How to Cook With Turmeric Powder

Wooden table of colorful spices

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Mustard would look more like mayonnaise without an infusion of the powdered root of the turmeric plant. The spice also gives yellow curries their characteristic hue and doubles as a saffron substitute. Although it's related to ginger, turmeric lacks ginger's stinging heat. Instead of fire, turmeric brings a pungent, earthy quality to a dish. The yellow spice's astringent flavor, combined with its overtones of nutty, woody and bitter tastes, makes it mild enough to serve as a base for complex flavors.

Shake at least a few sprinkles of turmeric into any curry to give it a more flavor. The mild spice is a primary ingredient in Thai-style yellow curries, Indonesian rendang -- a coconut-infused beef stew -- and many northern Indian curries. Without turmeric, a curry is missing one of its fundamental elements.

Add 1 teaspoon of turmeric to tomato-based sauces to give them a more complex flavor. Turmeric's earthy bitterness creates a contrast to the sweet tanginess of tomatoes, while the brilliant hue of tomato sauce blends with the vivid yellow of turmeric to produce a beautiful orange-tinged red.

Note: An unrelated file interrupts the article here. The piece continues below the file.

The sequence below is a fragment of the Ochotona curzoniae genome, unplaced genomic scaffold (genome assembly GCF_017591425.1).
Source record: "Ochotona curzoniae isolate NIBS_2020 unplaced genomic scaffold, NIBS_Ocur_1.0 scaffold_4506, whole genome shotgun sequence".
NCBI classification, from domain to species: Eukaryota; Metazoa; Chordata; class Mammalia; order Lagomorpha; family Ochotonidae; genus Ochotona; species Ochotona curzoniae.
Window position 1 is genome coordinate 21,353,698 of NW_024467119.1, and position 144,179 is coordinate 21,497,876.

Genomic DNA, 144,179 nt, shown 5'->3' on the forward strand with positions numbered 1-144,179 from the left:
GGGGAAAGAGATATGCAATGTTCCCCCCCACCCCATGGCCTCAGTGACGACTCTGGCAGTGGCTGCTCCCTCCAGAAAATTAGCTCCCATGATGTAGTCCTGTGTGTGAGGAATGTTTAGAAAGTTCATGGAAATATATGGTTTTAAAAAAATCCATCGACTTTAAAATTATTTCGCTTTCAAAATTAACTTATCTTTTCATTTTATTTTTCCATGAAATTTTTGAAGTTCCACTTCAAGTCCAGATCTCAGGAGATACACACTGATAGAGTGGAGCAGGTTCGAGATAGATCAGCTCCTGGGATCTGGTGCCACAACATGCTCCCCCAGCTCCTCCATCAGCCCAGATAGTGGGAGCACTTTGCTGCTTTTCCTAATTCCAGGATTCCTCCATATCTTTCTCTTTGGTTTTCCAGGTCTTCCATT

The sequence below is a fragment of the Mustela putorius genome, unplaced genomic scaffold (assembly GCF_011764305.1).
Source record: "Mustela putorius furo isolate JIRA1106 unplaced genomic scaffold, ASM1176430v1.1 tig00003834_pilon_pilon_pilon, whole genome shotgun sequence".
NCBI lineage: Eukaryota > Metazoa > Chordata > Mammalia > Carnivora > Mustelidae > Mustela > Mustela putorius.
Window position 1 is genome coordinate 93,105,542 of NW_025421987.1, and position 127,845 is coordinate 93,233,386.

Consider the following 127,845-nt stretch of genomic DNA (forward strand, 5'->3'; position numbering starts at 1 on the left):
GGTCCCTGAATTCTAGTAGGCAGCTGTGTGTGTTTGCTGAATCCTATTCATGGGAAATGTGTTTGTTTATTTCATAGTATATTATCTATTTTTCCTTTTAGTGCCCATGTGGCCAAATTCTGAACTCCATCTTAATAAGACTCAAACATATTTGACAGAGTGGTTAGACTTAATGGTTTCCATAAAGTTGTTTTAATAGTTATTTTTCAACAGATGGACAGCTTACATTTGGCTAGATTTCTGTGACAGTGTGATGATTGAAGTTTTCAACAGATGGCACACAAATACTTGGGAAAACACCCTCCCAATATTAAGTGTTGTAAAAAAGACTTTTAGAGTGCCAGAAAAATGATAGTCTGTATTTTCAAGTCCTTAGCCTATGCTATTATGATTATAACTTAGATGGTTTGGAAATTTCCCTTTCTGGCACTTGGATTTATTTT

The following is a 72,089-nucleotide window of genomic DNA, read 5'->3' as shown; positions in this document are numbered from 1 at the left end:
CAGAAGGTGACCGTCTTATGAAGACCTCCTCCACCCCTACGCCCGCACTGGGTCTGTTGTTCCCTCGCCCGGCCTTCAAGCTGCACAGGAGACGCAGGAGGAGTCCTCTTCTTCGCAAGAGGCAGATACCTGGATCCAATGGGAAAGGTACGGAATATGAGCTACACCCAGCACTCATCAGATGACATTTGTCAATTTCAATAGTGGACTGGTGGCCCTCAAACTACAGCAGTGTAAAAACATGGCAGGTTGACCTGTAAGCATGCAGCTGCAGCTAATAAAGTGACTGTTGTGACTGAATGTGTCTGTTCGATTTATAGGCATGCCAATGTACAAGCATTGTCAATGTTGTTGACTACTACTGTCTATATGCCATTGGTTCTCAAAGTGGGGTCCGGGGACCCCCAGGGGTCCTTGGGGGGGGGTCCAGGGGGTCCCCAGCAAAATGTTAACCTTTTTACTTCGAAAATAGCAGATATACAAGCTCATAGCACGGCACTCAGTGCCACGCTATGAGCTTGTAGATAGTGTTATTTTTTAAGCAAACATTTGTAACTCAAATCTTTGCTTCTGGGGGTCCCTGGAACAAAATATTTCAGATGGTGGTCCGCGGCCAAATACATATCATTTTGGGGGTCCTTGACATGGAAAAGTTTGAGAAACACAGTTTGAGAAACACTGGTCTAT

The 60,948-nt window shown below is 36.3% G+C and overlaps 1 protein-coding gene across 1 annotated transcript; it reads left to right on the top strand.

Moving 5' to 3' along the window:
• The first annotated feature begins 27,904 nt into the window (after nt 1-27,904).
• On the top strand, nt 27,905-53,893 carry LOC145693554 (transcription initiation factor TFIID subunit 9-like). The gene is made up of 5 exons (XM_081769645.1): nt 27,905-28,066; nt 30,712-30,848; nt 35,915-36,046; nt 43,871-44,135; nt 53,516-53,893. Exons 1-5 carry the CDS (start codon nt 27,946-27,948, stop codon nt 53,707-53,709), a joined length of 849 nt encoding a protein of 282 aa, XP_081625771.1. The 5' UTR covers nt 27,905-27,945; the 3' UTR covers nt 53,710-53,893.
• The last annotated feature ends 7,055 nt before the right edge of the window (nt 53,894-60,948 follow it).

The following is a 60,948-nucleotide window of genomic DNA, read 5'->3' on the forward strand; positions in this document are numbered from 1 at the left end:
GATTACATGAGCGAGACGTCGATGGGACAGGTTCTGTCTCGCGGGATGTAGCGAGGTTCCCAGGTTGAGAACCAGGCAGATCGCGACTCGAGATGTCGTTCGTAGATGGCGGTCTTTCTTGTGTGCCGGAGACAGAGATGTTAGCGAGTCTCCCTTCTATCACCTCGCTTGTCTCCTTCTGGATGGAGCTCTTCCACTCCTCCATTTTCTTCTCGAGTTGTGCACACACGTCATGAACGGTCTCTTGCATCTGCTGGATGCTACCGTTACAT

Replace the saffron in a paella with turmeric if you lack saffron or dislike its flavor. Turmeric will tint the dish a bright yellow that looks like saffron, but its flavor remains milder.

Mix a pinch or two of turmeric into a tablespoon of water and drizzle it over brown rice. Toss the rice after a few minutes. You'll have a variegated bowl of rice that ranges from beige to ochre. The turmeric in the rice adds more color than flavor, so it makes a more visually appealing, yet still familiar side dish on the plate.

Sift 1/2 teaspoon of turmeric over cubed, lightly oiled potatoes before roasting them. Turmeric's flavor is mild enough that it doesn't overwhelm the taste of the potatoes. Its appealing yellow hue also makes the finished dish attractive.